Aric (The Boundarylands #7) - Callie Rhodes

Chapter One

"You must be the new girl."

Jocelyn Waters froze. She'd been surprised—and very relieved—to find the papered-over glass doors of the store unlocked. Shed tried every other door in this run-down strip mall, other than the seedy-looking bar at the end, but they'd all been locked up tight for the night.

She'd hoped to find the place empty, but instead, she'd come face-to-face with three women around her age.

Jocelyn had no idea what they'd been doing in this mostly empty retail space, but they were all dressed for a fun night out, with heavy makeup, teased hair, and sexy outfits.

"I—I'm sorry," Jocelyn stammered. "I think I have the wrong—"

But then she heard a sound that made her blood run cold. One that she'd been running from for six hours and several hundred miles—the unmistakable roar of an all-too-familiar engine.

"I mean, yes, that's me," Jocelyn said more forcefully, instinctively moving away from the door. "The new girl."

"You're late," the woman standing closest to her, a curvy redhead in a black bustier and faux-leather pants, scolded her with her arms crossed. "You're damned lucky Nicky is so forgiving."

"No shit," agreed a woman in a red dress with straight blonde hair down to her waist. "But the rest of us...not so much. So, if you want to make friends around here, I'd show up on time. Got it?"

Jocelyn had no idea what to say. Hell, she didn't even know where she was or who she was with. So instead of opening her mouth and giving herself away, she simply nodded.

"Nicky's already gone ahead," the first woman said, "but she asked us to stick around a few more minutes to see if you'd show or chicken out."

"I'm sorry." Jocelyn gripped her heavy leather work bag so hard her knuckles turned white, wondering what the hell she'd gotten herself into.

Sure, it was a little weird, but no matter what, it had to be a thousand times better than what was waiting for her outside.

Honestly, she'd been lucky to find any sign of civilization this far away from the cities.

For the last several hundred miles, there had been nothing but open grasslands, oak-covered foothills, and eventually, as the highway reached higher elevation, evergreen forests so dense that even moonlight struggled to get through.

Not a great place to have to look for somewhere—anywhere—to hide. But when she'd spotted a flash of cherry red in her rearview mirror, she'd had no choice.

Ever since she left the city, Jocelyn had been terrified that John was in every car that appeared in her rearview mirror. That he was moments from pulling alongside her, holding up that ugly black pistol she'd found in his office safe, aiming it through his passenger window and—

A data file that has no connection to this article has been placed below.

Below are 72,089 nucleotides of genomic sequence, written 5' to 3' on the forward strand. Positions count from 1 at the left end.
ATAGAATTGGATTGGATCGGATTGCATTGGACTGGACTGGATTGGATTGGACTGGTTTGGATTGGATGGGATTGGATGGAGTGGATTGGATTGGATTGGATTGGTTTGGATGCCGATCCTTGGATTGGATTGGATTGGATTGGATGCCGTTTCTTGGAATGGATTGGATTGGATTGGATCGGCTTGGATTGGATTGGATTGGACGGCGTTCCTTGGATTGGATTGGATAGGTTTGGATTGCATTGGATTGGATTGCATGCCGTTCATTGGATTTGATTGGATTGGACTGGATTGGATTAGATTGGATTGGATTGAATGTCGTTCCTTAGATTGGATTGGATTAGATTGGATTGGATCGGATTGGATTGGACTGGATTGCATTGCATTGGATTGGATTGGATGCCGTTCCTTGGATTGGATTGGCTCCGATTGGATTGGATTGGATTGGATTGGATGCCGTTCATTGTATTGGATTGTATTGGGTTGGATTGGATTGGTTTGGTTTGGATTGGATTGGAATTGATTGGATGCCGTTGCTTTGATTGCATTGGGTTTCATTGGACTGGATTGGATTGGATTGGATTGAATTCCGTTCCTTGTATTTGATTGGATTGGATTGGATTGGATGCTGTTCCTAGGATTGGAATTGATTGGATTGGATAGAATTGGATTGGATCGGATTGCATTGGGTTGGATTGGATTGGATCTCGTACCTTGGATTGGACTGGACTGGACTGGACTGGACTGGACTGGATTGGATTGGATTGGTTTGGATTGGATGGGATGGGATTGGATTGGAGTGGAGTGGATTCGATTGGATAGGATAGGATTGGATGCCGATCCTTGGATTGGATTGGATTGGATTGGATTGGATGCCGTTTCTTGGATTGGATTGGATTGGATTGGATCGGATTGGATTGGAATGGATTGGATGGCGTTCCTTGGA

Bye-bye Jocelyn.

When an hour had gone by without her spotting any red cars, Jocelyn had started to relax, thinking maybe she'd managed to get away. But only seconds after passing a sign advertising GAS AND FOOD—NEXT EXIT, Jocelyn saw the glimmer of John’s red sports car growing larger in the rearview.

Her luck had run out.

Jocelyn should have known there would be no escape. Once out of the cities, there was only one damn northbound road. All John had to do was put his foot on the gas and let his ridiculously high-performance engine eat up the distance between them.

Jocelyn had briefly wondered why a professional hitman would own such a flashy car. Wouldn't it be better to blend in?

But John Barrington was full of surprises. As early as this morning, for instance, Jocelyn thought she worked as a bookkeeper for a construction contractor, not a contract killer.

"I'm Traci," the redhead said impatiently. "This is Hannah, and that's Courtney."

"Hi, I'm J—" Jocelyn checked herself. Using her real name probably wasn't the best idea. "I'm Jo."

"Come on, we can do all this introduction shit in the car," the blonde said, leading the way to the back of the store. "I hate being the last picked."

"What does it matter?" Traci said. "It's not like there's a bad one."

Jocelyn held back as the women filed toward the back door, frozen with indecision. She couldn't just go with these women, could she? She didn't know who they were or where they were going. And they obviously had mistaken her for someone else.

Maybe if she came clean and told them what was really going on, they'd help her.

Hey, so, funny story—today I found out that the man I work for is a professional hitman, so I stole evidence to give to the authorities and two million dollars